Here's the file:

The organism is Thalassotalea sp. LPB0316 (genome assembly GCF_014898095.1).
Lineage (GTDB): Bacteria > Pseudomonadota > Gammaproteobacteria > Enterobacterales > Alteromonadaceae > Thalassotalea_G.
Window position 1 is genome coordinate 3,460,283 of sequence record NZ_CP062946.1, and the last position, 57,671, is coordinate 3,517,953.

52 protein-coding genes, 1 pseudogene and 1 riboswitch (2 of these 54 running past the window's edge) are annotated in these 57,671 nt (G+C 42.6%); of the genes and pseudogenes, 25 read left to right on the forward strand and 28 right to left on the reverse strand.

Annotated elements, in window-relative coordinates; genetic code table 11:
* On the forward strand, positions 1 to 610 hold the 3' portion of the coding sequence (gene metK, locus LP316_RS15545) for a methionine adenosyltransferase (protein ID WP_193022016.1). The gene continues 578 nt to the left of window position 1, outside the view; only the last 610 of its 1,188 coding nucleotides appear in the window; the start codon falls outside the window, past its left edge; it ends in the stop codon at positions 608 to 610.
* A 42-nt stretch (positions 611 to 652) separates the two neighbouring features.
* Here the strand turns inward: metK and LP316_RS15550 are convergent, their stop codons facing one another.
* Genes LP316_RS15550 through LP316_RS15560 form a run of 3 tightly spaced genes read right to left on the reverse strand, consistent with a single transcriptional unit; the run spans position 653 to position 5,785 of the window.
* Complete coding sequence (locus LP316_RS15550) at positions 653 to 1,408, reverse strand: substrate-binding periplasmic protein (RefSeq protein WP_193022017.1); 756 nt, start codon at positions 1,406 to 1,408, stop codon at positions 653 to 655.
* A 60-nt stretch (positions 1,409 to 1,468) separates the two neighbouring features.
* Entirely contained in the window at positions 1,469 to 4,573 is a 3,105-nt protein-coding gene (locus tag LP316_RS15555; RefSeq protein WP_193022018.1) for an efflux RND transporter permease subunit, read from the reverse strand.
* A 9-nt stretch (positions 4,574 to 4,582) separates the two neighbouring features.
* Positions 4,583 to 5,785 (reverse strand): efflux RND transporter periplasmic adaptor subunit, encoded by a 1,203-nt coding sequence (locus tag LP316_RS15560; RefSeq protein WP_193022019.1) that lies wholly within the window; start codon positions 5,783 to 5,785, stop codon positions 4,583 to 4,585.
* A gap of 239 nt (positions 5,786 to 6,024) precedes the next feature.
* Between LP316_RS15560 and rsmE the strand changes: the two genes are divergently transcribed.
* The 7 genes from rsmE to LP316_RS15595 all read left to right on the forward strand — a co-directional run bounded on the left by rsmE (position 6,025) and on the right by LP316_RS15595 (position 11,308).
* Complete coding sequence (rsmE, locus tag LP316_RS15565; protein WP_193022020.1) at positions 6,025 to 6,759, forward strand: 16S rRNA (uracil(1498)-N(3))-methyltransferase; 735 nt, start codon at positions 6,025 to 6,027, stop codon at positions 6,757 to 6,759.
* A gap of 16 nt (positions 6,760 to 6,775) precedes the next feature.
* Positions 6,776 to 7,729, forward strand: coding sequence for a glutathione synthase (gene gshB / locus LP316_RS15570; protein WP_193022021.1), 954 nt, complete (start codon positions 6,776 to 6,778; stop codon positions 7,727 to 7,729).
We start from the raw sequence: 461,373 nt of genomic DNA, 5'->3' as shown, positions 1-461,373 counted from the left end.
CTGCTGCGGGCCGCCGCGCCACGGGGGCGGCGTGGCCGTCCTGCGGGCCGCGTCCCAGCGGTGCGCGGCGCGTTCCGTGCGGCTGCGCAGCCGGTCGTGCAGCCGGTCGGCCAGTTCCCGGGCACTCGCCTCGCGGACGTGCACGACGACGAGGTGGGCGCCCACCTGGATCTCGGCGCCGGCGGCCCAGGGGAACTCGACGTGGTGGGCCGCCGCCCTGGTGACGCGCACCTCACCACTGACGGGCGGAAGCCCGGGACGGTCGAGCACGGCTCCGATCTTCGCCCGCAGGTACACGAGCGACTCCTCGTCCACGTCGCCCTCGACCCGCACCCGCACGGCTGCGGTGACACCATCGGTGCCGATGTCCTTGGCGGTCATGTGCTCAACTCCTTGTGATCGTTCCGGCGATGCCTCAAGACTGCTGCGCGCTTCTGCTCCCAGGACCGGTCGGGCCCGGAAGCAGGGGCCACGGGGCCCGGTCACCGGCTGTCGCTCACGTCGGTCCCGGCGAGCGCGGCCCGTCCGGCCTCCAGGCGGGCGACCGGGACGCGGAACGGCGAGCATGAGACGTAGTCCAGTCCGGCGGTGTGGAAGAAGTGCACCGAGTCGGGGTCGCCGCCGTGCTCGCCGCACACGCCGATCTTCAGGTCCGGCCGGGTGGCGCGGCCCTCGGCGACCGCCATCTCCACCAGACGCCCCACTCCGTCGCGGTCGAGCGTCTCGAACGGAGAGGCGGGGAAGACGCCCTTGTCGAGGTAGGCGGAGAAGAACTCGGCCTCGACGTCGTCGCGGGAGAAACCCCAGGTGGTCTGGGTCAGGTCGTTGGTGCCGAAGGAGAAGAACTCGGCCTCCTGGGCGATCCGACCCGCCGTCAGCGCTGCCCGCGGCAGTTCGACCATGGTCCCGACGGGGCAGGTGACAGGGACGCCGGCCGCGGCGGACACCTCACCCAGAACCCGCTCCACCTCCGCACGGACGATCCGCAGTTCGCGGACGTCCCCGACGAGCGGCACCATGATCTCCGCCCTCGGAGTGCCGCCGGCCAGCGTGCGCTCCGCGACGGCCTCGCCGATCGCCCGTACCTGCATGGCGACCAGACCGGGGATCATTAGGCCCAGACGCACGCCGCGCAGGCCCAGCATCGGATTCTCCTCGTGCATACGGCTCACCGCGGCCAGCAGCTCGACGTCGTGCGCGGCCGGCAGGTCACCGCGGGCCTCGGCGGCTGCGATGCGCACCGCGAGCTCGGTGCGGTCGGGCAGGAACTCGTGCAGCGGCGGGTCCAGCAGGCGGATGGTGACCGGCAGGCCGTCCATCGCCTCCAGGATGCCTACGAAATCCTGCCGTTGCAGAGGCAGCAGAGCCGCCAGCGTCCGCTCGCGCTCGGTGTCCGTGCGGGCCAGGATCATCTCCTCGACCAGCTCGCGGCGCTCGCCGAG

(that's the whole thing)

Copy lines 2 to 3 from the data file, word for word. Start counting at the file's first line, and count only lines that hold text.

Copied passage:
Lineage (GTDB): Bacteria > Pseudomonadota > Gammaproteobacteria > Enterobacterales > Alteromonadaceae > Thalassotalea_G.
Window position 1 is genome coordinate 3,460,283 of sequence record NZ_CP062946.1, and the last position, 57,671, is coordinate 3,517,953.